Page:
Yoga has become one of the hottest fitness and spiritual practices here in the U.S., but in India, yoga’s country of origin, the face of yoga looks markedly different than what we are familiar with. For the month of June and July, I will be in Mysore, India, the hub of Ashtanga yoga, one of the oldest known forms of yoga that is still practiced with enthusiasm and dedication today. Although this is my second trip to the sacred country of India, these five weeks are different because I am here studying yoga with my family, just a few weeks following the death of Ashtanga master, Sri. K. Pattabhi Jois.
Doing yoga in its fatherland is extremely different than practicing it here in a posh or not-so-posh Western studio. A combination of the sweltering heat and moist humidity, both of which have a near magical way of making your body incredibly open and flexible, and the mere energy of downward dogging on the same ground that yoga was first practiced by mankind is both humbling and awe-inspiring.
As a yoga student in India, one of the realities that strikes me as so profound is that Indians don’t do yoga. Or at least not the way it is practiced here in the States. Yoga is so intricately and deeply embedded in the colorful and dichotomous culture of India that Indians don’t need to practice it like we do. They already “get” the fundamental concept of yoga, which literally means to yoke or unite as in the connecting the mind, body and spirit entities of our selves.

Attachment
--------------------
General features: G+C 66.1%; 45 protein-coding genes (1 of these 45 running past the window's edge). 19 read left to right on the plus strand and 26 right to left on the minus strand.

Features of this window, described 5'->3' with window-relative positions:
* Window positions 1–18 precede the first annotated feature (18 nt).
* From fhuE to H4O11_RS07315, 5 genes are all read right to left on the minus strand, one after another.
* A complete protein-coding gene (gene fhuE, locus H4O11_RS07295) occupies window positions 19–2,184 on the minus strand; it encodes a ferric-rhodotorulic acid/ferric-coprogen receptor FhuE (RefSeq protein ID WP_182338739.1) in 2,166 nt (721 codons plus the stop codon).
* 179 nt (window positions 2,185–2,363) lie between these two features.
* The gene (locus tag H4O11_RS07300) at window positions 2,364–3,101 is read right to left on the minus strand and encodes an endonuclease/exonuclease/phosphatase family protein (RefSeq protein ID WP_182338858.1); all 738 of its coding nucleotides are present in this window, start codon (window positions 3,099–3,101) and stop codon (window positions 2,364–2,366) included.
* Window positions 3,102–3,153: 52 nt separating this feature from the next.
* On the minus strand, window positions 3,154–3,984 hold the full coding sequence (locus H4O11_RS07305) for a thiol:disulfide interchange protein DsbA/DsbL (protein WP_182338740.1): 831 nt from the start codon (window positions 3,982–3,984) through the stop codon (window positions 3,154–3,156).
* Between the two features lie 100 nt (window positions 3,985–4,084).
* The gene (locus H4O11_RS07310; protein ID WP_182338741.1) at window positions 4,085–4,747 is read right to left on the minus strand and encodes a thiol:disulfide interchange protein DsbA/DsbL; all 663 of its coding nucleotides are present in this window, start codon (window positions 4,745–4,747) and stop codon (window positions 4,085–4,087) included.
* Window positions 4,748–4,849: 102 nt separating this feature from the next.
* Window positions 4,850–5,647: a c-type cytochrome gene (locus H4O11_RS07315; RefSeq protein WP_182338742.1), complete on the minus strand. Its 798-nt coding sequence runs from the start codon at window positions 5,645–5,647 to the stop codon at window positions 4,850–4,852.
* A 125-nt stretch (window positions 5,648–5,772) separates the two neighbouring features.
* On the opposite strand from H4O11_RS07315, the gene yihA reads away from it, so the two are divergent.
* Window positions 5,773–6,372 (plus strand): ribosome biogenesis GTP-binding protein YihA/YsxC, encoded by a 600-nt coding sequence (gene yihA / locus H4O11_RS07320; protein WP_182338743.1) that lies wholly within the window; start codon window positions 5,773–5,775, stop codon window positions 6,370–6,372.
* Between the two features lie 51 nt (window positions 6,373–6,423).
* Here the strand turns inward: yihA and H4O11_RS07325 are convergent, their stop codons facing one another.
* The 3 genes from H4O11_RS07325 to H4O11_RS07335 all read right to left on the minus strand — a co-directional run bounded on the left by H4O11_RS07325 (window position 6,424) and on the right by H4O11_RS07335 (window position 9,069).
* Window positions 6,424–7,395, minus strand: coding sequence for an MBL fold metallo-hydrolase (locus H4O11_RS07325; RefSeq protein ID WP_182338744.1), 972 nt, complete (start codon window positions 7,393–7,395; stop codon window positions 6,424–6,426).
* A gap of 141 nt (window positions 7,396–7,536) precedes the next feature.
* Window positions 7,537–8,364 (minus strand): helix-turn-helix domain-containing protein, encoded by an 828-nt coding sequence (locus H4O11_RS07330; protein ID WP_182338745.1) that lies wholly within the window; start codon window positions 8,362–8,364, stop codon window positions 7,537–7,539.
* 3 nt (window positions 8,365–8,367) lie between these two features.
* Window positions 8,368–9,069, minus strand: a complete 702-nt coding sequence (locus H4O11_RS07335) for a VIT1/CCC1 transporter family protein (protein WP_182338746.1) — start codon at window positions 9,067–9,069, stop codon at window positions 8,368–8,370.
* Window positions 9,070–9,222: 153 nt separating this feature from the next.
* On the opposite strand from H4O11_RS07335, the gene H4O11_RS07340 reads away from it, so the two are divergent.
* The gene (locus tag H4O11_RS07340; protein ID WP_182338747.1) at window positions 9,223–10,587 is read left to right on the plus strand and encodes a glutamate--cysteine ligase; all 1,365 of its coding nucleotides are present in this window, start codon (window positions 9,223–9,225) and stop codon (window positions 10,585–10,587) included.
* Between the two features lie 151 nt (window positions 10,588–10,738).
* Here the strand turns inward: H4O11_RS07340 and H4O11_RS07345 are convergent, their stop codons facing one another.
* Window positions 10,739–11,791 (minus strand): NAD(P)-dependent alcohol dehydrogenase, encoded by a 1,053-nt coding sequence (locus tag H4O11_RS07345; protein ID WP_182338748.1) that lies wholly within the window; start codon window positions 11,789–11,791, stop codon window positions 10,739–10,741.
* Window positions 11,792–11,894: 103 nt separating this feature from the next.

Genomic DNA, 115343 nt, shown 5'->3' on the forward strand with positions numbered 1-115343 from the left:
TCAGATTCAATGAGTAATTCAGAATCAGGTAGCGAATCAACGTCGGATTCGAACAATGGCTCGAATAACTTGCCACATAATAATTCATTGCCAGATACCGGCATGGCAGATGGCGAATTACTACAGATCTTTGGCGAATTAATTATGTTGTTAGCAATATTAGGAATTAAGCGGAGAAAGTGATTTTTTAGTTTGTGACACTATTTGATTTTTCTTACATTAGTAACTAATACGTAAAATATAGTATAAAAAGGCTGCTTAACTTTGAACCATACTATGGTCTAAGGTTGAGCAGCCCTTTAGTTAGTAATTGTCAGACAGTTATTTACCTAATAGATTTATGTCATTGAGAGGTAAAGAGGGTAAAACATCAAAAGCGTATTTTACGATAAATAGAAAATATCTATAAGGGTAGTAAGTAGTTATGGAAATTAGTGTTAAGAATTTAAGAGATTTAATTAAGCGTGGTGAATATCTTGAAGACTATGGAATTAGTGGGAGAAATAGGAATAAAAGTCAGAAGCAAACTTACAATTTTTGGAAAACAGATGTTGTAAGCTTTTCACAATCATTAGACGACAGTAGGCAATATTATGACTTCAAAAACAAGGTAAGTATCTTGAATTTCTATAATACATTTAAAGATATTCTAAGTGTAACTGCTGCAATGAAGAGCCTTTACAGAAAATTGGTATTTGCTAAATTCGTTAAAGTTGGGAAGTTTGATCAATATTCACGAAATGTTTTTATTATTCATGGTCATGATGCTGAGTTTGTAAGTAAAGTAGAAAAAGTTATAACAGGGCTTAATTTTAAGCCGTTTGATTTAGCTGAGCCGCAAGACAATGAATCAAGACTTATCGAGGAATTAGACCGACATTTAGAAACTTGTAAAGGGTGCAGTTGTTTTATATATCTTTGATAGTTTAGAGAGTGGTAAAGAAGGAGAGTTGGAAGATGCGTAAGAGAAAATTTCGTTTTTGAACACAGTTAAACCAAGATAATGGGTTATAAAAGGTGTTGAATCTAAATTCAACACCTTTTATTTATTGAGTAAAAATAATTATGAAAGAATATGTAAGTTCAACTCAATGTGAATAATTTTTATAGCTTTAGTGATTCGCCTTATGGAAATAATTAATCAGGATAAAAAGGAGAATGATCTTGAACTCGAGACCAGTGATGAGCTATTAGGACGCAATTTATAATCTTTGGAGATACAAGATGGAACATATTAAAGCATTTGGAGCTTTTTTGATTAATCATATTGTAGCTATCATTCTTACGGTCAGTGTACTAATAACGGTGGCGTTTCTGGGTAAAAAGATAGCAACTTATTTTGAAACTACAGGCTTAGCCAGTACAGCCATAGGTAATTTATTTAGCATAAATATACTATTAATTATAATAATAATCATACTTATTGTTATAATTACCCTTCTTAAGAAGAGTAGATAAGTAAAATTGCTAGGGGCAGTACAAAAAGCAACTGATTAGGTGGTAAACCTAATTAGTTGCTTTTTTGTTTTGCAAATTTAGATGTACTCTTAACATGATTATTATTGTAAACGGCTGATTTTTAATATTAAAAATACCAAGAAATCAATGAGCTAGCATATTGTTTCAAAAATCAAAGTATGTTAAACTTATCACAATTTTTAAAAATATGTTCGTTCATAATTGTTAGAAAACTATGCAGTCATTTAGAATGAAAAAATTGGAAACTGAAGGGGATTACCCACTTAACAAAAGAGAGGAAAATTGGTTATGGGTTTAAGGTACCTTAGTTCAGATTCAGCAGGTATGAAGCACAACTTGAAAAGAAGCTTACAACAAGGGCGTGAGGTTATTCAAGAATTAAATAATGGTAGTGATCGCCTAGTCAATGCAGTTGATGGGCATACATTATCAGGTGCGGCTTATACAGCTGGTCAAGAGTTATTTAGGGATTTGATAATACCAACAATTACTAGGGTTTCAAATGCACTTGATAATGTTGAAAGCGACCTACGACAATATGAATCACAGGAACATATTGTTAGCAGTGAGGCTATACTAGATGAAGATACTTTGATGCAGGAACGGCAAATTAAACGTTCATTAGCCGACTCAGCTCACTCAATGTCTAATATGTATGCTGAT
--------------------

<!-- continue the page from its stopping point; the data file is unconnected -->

The kind of yoga you do see regularly in India is the seamless way in which Indians regard their spirituality. Daily acts of reverence, prayer and homage make any foreigner acutely aware of how entrenched this awareness is. Perhaps Indians don’t take yoga classes like we do, but it is quite common to see older men and women sitting not on chairs but on the ground positioned in lotus or padmasana pose – a posture that most of us Westerners can only dream about twisting into. It’s not just their minds that are almost unconsciously aware of their spirituality, but their bodies reflect the openness as well.
While yoga is relatively new to the West, it has been a way of life in India for the past 5,000 years, so it makes perfect sense that this powerfully subtle practice is as much a part of the fabric of their culture as The Declaration of Independence is to ours. Over the course of the next few weeks, I’m going to be sharing my insights and experiences of my weeks in India. From health to food and from yoga to meditation, I’m looking forward to cross-comparing our cultures and absorbing some of the profound knowledge of this ancient yogic land.